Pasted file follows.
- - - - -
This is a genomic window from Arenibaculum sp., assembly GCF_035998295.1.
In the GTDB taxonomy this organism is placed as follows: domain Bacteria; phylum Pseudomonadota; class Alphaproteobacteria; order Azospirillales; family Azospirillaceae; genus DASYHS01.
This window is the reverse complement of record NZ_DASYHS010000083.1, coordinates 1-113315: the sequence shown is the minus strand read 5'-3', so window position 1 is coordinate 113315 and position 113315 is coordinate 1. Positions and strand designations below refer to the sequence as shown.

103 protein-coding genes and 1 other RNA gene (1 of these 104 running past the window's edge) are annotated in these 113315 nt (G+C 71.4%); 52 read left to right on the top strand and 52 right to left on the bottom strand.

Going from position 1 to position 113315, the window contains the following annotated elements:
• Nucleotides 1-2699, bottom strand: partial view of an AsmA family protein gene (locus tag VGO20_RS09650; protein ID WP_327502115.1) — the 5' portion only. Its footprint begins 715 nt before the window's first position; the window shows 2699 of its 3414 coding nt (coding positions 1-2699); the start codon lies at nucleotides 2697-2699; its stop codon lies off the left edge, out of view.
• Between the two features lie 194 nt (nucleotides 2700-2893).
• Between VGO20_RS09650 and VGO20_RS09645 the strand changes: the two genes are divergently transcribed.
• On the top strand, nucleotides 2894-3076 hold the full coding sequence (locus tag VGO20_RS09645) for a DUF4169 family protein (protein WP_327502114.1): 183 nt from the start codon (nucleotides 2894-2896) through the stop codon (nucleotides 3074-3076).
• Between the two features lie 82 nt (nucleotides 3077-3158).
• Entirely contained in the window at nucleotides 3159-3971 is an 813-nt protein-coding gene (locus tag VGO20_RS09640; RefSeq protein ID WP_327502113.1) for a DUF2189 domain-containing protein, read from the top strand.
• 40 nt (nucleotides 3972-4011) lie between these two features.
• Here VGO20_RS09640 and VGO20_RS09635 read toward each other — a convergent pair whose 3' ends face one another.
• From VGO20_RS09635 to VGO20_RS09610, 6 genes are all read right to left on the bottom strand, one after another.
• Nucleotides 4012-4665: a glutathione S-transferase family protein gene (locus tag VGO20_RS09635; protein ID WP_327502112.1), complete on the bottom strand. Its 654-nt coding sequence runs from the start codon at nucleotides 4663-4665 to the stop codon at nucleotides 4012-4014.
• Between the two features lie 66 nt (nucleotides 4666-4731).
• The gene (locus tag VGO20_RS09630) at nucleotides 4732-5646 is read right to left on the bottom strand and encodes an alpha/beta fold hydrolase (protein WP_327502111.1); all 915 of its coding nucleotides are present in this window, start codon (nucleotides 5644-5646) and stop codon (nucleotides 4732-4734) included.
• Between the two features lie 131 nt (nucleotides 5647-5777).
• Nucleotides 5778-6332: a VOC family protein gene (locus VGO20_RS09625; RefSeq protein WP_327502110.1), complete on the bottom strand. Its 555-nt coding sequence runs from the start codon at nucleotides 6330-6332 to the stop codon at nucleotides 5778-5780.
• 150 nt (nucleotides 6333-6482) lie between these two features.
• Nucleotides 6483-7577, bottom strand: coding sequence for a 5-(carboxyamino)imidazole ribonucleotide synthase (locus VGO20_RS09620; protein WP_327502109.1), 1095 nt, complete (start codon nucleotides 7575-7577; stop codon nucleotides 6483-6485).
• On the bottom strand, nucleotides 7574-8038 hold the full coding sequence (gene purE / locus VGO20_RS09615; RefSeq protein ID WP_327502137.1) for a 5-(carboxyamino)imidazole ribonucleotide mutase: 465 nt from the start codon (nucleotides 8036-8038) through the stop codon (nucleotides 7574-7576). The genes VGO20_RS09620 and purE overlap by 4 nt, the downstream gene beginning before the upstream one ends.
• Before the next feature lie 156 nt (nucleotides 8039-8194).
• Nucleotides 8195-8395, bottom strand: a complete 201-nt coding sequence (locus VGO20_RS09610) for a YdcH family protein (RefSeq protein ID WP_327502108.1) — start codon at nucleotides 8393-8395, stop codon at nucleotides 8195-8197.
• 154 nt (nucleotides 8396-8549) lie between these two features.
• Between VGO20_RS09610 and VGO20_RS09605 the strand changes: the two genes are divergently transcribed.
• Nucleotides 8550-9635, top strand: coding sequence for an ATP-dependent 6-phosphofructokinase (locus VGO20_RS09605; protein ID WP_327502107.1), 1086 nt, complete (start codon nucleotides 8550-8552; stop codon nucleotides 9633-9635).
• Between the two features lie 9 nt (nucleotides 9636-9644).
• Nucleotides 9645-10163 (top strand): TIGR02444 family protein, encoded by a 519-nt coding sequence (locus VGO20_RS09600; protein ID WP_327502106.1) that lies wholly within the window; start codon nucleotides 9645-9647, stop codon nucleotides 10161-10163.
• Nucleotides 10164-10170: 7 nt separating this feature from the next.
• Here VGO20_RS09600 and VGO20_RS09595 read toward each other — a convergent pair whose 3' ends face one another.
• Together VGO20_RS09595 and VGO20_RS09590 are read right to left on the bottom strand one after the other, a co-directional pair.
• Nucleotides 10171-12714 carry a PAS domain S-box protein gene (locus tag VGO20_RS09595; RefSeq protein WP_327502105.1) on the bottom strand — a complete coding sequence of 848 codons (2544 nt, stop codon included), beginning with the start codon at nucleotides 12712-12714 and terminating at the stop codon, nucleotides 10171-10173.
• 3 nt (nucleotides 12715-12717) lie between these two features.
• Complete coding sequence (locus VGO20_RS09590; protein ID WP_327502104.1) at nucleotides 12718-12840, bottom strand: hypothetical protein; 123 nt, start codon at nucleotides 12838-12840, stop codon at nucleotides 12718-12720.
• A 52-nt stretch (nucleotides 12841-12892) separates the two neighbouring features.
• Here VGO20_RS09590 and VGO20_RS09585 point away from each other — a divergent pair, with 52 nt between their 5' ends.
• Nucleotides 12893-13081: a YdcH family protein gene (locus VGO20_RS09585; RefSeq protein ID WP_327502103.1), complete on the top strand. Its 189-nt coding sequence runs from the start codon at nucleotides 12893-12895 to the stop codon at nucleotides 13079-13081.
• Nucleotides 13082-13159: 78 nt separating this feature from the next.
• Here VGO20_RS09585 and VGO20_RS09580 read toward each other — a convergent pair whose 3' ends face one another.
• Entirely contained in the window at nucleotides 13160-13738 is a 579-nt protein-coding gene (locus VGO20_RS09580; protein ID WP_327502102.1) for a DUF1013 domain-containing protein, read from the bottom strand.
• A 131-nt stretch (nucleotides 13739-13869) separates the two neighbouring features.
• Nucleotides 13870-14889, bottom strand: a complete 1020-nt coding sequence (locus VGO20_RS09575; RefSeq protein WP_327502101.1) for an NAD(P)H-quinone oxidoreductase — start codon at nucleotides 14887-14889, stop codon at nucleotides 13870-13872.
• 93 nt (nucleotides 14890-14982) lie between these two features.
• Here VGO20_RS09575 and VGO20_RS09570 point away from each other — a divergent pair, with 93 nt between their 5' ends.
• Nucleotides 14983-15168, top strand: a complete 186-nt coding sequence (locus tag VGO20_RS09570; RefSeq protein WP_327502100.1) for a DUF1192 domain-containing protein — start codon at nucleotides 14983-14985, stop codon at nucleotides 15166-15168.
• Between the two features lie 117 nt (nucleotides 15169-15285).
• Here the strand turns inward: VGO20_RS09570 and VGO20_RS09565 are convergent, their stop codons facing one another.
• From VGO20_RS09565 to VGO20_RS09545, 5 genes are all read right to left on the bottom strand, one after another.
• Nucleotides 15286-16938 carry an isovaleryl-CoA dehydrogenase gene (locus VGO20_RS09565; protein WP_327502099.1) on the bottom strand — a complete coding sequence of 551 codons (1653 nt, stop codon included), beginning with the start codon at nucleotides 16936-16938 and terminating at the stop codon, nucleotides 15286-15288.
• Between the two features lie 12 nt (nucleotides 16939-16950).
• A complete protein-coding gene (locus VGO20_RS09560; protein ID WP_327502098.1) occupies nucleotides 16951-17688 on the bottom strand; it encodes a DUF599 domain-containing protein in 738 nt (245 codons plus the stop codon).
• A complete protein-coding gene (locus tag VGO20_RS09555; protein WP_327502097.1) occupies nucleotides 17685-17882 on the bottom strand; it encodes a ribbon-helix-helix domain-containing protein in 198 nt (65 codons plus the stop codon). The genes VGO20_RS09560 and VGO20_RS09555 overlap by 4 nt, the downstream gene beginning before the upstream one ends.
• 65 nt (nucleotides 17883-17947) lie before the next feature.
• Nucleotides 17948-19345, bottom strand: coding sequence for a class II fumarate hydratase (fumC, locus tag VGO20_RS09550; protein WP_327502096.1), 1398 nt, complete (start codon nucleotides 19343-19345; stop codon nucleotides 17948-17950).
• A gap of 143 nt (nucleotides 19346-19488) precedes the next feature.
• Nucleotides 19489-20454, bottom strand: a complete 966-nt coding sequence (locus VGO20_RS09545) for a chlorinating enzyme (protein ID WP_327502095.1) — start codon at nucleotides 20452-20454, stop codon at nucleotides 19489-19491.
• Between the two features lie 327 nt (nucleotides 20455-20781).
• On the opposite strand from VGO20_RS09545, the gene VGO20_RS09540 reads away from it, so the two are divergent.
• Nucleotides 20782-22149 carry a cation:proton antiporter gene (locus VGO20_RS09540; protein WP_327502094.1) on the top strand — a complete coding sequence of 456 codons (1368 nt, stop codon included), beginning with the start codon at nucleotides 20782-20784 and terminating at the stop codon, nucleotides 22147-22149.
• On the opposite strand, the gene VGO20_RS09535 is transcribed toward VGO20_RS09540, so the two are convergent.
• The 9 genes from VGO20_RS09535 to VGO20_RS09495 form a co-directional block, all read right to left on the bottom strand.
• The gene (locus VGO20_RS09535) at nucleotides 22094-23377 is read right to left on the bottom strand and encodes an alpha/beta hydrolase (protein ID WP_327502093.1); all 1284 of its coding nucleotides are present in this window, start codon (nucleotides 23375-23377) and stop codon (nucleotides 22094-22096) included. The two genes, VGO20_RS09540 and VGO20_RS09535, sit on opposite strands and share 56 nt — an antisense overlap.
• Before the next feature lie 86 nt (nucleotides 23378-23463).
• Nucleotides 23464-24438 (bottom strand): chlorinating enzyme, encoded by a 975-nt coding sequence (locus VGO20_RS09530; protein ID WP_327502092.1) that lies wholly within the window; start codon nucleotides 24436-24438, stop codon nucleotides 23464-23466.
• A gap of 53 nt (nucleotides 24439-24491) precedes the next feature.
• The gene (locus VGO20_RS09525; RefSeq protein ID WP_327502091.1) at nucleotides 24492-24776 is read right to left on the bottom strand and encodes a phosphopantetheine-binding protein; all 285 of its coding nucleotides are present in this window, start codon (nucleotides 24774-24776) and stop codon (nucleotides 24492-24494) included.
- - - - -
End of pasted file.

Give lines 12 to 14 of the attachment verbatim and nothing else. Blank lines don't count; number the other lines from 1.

• 40 nt (nucleotides 3972-4011) lie between these two features.
• Here VGO20_RS09640 and VGO20_RS09635 read toward each other — a convergent pair whose 3' ends face one another.
• From VGO20_RS09635 to VGO20_RS09610, 6 genes are all read right to left on the bottom strand, one after another.